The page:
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Hong Kong's Umbrella Revolution

Protesters used umbrellas to shield tear gas. Photo from Facebook group: Hong Kong Demo Now,

Protesters use umbrellas to shield themselves from tear gas. Photo from Facebook group: Hong Kong Demo Now

After months of camping out in the center of Hong Kong demanding genuine democratic elections, Occupy Central protesters were evicted from their sit-ins by Hong Kong police in late 2014.

But in the shopping district of Mong Kok, protesters didn't give up so easily. Thousands took to strolling through the normally congested area in a peaceful “shopping” protest.

Police tried to clamp down on the tactic by arresting participants, something Occupy Central is certainly no stranger to – 955 protesters and protest supporters were arrested throughout the movement. Human rights activists worried that officers were targeting minors, who are more vulnerable to threats and may not be aware of their legal rights, for arrested. Over the weekend of December 13 and 14, 2014, 14 teenagers were taken into custody.

Occupying protesters had earlier withstood violent police efforts to clear their camps using tear gas and pepper spray with the help of umbrellas, leading some international media outlets to dub the movement the “umbrella revolution.” The movement was also the target of political pressure and intimidation from Hong Kong and mainland Chinese authorities.

The pro-democracy movement in Hong Kong had slowly and surely prepared for the sit-in for months in case their previous calls for free elections fell on deaf ears. Beijing has promised Hong Kong, a special administrative region of China, a direct vote for the first time in the 2017 election of its top leader, but hobbled the democratic development with a requirement that all candidates get majority support from a nominating committee stacked with pro-Beijing members before being allowed on the ballot.

Mainland officials officially handed down that decision at the end of August 2014. But even before China's framework for Hong Kong's election reform was announced, Beijing insisted that “love of country” was a requirement of a Hong Kong chief executive and a nominating committee should be part of the process, to the alarm of many Hong Kongers. Former British colony Hong Kong is supposed to enjoy a high level of autonomy from the communist mainland under the “one country, two systems” principle, but a white paper released by the Beijing government in June 2014 seemed to imply Chinese officials have a loose interpretation of what that autonomy means.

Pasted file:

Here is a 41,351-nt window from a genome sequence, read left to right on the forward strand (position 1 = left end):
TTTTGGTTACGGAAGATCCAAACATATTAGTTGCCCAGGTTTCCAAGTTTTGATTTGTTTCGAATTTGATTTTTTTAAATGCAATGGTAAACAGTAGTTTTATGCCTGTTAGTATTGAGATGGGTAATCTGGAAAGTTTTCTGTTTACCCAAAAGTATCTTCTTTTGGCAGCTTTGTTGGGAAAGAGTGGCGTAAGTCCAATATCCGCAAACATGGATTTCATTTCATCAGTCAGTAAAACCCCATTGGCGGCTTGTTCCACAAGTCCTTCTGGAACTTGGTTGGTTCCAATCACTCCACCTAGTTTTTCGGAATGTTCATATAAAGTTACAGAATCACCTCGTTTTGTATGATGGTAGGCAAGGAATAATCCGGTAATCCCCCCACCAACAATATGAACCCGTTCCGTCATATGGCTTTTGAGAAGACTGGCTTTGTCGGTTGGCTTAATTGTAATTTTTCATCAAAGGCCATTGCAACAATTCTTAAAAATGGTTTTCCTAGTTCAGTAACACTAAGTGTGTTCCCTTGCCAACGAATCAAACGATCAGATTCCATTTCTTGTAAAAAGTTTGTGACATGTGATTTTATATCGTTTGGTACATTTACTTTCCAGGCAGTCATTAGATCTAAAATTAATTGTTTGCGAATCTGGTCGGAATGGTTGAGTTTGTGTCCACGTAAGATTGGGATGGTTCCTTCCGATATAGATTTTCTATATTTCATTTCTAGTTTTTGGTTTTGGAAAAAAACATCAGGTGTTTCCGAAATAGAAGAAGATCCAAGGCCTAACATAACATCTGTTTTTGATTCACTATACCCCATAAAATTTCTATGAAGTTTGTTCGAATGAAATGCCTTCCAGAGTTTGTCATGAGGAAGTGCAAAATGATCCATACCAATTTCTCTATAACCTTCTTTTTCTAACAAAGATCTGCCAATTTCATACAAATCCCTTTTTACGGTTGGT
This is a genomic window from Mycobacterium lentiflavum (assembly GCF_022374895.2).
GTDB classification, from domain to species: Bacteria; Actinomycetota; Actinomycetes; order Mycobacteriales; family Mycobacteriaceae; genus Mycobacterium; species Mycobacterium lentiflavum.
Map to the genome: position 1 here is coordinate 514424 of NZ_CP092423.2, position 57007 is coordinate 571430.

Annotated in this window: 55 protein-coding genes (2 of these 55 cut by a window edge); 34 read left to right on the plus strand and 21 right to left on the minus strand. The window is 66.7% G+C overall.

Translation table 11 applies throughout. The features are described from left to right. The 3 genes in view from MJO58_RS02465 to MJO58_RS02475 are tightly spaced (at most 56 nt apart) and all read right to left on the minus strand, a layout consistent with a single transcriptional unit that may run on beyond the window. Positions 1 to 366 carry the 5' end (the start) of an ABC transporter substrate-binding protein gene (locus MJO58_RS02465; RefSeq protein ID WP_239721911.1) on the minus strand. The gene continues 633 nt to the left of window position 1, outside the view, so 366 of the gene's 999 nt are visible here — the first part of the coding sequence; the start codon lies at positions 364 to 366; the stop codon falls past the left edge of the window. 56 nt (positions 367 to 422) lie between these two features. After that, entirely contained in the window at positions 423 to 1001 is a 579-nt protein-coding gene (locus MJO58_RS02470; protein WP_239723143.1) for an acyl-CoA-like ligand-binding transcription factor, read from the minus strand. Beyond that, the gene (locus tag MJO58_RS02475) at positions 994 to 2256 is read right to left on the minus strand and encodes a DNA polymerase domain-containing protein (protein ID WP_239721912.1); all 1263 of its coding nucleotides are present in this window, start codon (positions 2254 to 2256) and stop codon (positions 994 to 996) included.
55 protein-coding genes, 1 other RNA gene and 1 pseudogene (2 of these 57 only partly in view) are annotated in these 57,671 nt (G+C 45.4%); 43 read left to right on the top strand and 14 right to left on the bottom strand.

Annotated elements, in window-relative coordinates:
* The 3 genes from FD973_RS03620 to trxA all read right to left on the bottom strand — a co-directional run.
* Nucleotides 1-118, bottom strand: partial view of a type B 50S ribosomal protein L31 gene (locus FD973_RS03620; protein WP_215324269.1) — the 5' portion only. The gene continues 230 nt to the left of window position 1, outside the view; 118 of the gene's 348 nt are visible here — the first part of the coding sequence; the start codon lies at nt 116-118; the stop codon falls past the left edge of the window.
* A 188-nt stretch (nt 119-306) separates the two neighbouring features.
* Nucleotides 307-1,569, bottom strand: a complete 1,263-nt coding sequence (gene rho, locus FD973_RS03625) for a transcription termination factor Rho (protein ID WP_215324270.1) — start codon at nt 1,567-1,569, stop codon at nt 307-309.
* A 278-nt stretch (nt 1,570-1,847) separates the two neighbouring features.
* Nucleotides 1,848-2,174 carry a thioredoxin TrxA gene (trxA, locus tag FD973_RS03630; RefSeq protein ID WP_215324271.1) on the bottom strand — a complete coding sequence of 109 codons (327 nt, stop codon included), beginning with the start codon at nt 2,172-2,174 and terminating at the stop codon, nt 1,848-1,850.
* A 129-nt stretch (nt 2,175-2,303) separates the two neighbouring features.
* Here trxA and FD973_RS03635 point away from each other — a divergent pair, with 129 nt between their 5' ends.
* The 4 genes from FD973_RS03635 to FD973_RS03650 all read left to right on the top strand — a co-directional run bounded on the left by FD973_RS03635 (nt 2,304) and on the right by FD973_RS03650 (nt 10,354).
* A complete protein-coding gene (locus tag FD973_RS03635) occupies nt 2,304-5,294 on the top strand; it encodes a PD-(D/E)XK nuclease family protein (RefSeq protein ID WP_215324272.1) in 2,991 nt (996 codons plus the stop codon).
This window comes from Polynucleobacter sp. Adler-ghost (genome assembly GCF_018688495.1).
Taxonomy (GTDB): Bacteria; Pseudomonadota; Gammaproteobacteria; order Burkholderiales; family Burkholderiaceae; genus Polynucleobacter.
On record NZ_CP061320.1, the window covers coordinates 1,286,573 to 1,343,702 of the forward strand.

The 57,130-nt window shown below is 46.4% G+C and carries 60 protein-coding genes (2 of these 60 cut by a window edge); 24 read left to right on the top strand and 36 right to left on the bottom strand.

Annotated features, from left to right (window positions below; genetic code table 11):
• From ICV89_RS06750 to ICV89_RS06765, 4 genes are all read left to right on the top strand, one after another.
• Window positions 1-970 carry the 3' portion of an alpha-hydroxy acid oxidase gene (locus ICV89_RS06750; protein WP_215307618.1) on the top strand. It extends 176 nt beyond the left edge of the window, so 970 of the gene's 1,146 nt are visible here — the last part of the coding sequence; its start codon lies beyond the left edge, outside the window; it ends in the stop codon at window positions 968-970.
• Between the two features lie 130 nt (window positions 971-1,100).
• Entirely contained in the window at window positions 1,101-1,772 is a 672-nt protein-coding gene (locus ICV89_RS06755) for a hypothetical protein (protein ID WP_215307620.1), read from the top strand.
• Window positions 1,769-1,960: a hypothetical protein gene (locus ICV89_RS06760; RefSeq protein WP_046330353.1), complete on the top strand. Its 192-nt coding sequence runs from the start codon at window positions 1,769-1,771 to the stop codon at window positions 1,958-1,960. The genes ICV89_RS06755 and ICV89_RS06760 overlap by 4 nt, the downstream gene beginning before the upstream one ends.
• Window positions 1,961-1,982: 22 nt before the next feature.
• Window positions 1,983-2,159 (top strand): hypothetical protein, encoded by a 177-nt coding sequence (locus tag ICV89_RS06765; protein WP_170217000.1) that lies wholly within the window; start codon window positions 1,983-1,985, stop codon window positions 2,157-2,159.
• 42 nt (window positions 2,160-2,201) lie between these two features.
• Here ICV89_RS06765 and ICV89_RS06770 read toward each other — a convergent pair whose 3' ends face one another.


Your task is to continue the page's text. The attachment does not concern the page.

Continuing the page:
The group behind the sit-in, Occupy Central with Love and Peace, organized an unofficial referendum early in the summer of 2014 to gather citizen opinion on the matter. Nearly 800,000 people signed the referendum, which included three different elections scenarios — all three allowing the people to choose the candidates.

On July 1, 2014, the anniversary of the handover of Hong Kong to China in 1997, half a million people marched through Hong Kong. The day has become one that traditionally sees protest for universal suffrage, democracy and autonomy from China. Occupy Central held a peaceful rehearsal sit-in later that day, at the end of which more than 500 people were arrested, with police accusing them of participating in an illegal assembly and obstructing police officers from performing their duty.

Student activist groups launched a class boycott in late September of that year to continue the fight for a democratic chief executive election and build momentum for Occupy Central's sit-in, which was expected to take place around China's National Day on October 1. Thousands gathered in central Hong Kong, and violent clashes broke out in spots on September 27.

Occupy Central kickstarted their planned sit-in the following day, and participants soon faced police batons, tear gas and pepper spray as they held their ground.

Pro-government camps tried to match the pro-democracy mobilization, without significant success. Beijing's government, meanwhile, touted the nominating committee as a novel solution to maintain Chinese-style democracy.

But the issue is more serious than a simple public relations battle. Mainland officials have said vetting Hong Kong candidates on their support for the Chinese Communist Party is a matter of national security, and some in Hong Kong fear continued pro-democracy protests could lead to violent military intervention from Beijing, like what happened during the 1989 Tiananmen Square demonstrations, when at least hundreds were killed in a bloody crackdown.

The pressure on those who speak out is growing. One popular pro-democracy news site, The House News, shut down on July 26, 2014; the founder said he was “terrified” by the political atmosphere in Hong Kong.

Pro-democracy protesters believe their future is at stake, and so does the Chinese government. The fight is far from over.

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